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The Sacred Cause

The Europe that was Lost – Thoughts on Central and Eastern European Modernism

Tom Sandqvist

«This book is about Modernism and Avant-Garde movements in Central and Eastern European art around the last turn of the century. It sketches a surrealistic, bewildering, irrational arena. At the same time, we are offered a differentiated view on the complex whole of the avantgarde scene in Eastern Europe. The author takes us to dark soirées, scandalous dada theatrical performances, drunken bouts with loudmouthed reformers. Subjectivity stands against rationality, ethnonationalism against internationalism. Yugoslavian zenitism, Czech poetism, Hungarian activism, and other less-known isms, are proposed in exstatic outbursts in shortlived magazines. The pace is hectic, the commitment enormous, and the sheer force of strongminded individuals overwhelming. All in all, the inversed perspective seems alluringly fresh, with Eastern Europe as the co-producer of ideological content, instead as the receiver, or, even worse, the passive reflection of Western thought. I am impressed by the tolerance of much of the audience before and after the First World War: To be a genius seems to be just a matter of course. Karel Teige in Prague, Ljubomir Micić in Zagreb, Lajos Kassák in Budapest, and Jacek Malczewski in Krakow were tireless propagators of avant-garde art – but also of nostalgic messianism. How did they get away with this, at times, monomaniac egoism, one wonders. Sandqvist finds the answer in that subjectivity was the remedy for avantgarde artists as a defence mechanism against the repressive society and destructive socioeconomical forces.» (Jan von Bonsdorff, Professor, Uppsala University)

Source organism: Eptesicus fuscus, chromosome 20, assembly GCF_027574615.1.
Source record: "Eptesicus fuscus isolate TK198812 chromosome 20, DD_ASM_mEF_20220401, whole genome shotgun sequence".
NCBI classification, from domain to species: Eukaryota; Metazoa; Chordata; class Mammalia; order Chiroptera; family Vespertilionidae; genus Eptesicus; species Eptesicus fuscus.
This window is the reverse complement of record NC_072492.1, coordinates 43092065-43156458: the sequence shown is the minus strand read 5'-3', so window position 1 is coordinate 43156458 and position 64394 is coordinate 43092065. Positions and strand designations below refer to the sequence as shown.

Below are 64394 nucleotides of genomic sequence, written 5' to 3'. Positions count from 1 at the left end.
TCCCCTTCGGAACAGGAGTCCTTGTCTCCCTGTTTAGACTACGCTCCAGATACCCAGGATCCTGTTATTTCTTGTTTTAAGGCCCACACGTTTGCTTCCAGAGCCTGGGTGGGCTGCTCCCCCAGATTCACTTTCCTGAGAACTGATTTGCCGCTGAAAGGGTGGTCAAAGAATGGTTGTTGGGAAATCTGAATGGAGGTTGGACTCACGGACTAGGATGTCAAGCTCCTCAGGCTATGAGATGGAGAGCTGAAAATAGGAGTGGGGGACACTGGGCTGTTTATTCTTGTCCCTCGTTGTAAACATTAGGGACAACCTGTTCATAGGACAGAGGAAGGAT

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1. In Teresienburg and Berlin. Miroslav Krleža´s Teresienburg, Internationale Ausstellung Revolutionärer Künstler in Berlin, and the Uproar in Düsseldorf


27 1. In Teresienburg and Berlin Miroslav Krleža s´ Teresienburg, Internationale Ausstellung Revolutionärer Künstler in Berlin, and the Uproar in Düsseldorf He lived and worked on the Balkans, a region which the Austrian empress Ma- ria Theresa described at the end of the 18th century as nothing else than “a lot of infertile mountains and swamps infected by malaria, populated by unreliable Orthodox believers”.39 Like his literary antagonist, colleague and fellow-coun- tryman Antun Gustav Matoš a few years earlier, he had to leave Serbia accused of being an Austrian spy, although the circumstances differed in many other re- spects. Matoš had returned to the Croatian capital Zagreb in 1908 after having spent a couple of years in exile in both Genève and Paris, and after having been granted an amnesty he was soon to be described as the most prominent and influ- ential representative of Croatia s´ young modern or even Modernist literature just after the turn of the century. But Matoš died in 1914 at the age of only 41 and did never experience the collapse of the old Habsburg world during the Great War neither the fact that his twenty years younger colleague Miroslav Krleža40 in turn would be characterized as the most colorful figure of Croatian Expressionism. Krleža became the great star and was embraced in his native country as the united Yugoslavia s´ incomparably most prominent writer parallel only to Ivo Andrić, although he himself occasionally took the...

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